As part of their learning, all students learn about Christianity and other major religious groups. In Years 7-10, students learn about the Christian faith using curriculum materials from Lutheran Education Australia and they engage in service learning. The NSW Board of Studies subject, The Study of Religion, is taught in Years 11 and 12. Christian faith is neither presumed nor demanded from students.

Students’ learning in agriculture is supported by practical activities on the College’s farms (totalling 92 ha) that are used for livestock, cropping and pasture production. The White Suffolk stud provides experiences in the production of sheep and wool; the preparation and showing of sheep; and the techniques of modern studwork. The College also runs a small commercial herd of cows, along with steers that are prepared for showing and carcase competitions. Show teams visit local agricultural shows and the Royal shows in Melbourne and Sydney.

The focus of the Equine studies programme is on the equestrian industry rather than the racing or breeding industries. Many students, including beginner riders, choose equine as a way of following their interests and developing a range of equestrian skills. The Equine centre includes stables, yards and paddocks, dressage and jumping arenas, a round yard and a cross country training circuit. Boarding students agist their horses at the Equine centre and College horses are available for students who do not have their own horse. Supervised riding takes place after school and boarding students have the opportunity to compete at local shows and gymkhanas.


Boarding is an important component of St Paul’s; from the time when the College was first established to the present time when approximately 30% of the students are boarders. At various times the boarding population has comprised over 80% of the enrolments with up to 160 full and weekly boarding students.[5] Presently, boarding students are drawn from communities within the Greater Hume Shire, the Riverina, North Eastern Victoria and further afield from the cities of Sydney, Canberra and Melbourne.[10]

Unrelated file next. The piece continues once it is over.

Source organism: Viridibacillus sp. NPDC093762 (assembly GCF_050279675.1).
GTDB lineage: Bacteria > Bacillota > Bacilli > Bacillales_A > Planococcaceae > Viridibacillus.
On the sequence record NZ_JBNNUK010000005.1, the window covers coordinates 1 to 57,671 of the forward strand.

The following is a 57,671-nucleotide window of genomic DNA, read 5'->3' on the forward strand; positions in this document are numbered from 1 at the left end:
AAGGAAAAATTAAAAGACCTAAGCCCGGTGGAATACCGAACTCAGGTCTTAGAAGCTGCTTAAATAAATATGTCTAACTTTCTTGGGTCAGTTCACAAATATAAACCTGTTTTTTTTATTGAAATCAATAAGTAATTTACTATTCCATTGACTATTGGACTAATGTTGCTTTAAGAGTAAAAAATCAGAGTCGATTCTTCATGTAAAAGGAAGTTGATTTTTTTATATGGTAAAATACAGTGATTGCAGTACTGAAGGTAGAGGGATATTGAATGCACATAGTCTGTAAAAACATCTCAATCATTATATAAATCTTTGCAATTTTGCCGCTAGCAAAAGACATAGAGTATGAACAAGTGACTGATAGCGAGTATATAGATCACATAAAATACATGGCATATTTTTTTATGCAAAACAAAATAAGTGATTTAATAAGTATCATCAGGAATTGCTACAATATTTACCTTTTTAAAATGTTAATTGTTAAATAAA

Weekly boarding students return to their homes on weekends and College operated transport services are provided to and from Wagga Wagga and Wodonga. Full boarding students remain on campus on weekends. An organised activity is provided each weekend and boarders are encouraged to play tennis, netball, cricket and football with local teams.


There has been substantial investment in new facilities and the refurbishment of existing facilities in the last decade. New and refurbished facilities include:

Two year round sporting ovals irrigated by reclaimed water from the township of Walla Walla.
Seven synthetic surface tennis courts, which are shared with the local community.
The Equine Centre comprising dressage and jumping arenas, a round yard, stables, tackrooms, paddocks and a cross-country circuit.
The College farms totalling 92 hectares that replicate the agricultural industry in this part of New South Wales.
A Computing and Design Technology Centre equipped with metal and wood-working plant including CNC technology (opened 2005).
Refurbished Science laboratories.
A Chapel and auditorium, which seats 350 people.
Modern computer laboratories with wireless connectivity across the campus.
A modern boarding house for male students (opened 2004).
New toilet block and changing rooms (construction 2008-2009).
Refurbished gymnasium.


  1. ^ "Lutheran Education Australia". Lutheran Education Australia. Retrieved 2009-09-10. 
  2. ^ "St Paul's College - Walla Walla - Christian Education". St Paul's College. Retrieved 2009-02-28. 
  3. ^ Australian Bureau of Statistics (25 October 2007). "Walla Walla (L) (Urban Centre/Locality)". 2006 Census QuickStats. Retrieved 2009-01-31. 
  4. ^ "St Paul's College - Walla Walla - Our Local Community". St Paul's College. Retrieved 2009-02-06. 
  5. ^ a b c d Wegener, L. (2002). Never in Vain: A history of St Paul’s College. Walla Walla: St Paul’s College.
  6. ^ "St Paul's College - Walla Walla - Our History". St Paul's College. Retrieved 2009-02-06. 
  7. ^ "St Paul's College - Walla Walla - Our Plans for the Future". St Paul's College. Retrieved 2009-02-06. 
  8. ^ "St Paul's College - Walla Walla - Student Welfare". St Paul's College. Retrieved 2009-02-07. 
  9. ^ "St Paul's College - Walla Walla - Learning". St Paul's College. Retrieved 2009-02-07. 
  10. ^ "St Paul's College - Walla Walla - Home". St Paul's College. Retrieved 2009-02-06. 

External links[edit]

Coordinates: 35°45′18″S 146°54′25″E / 35.755°S 146.907°E / -35.755; 146.907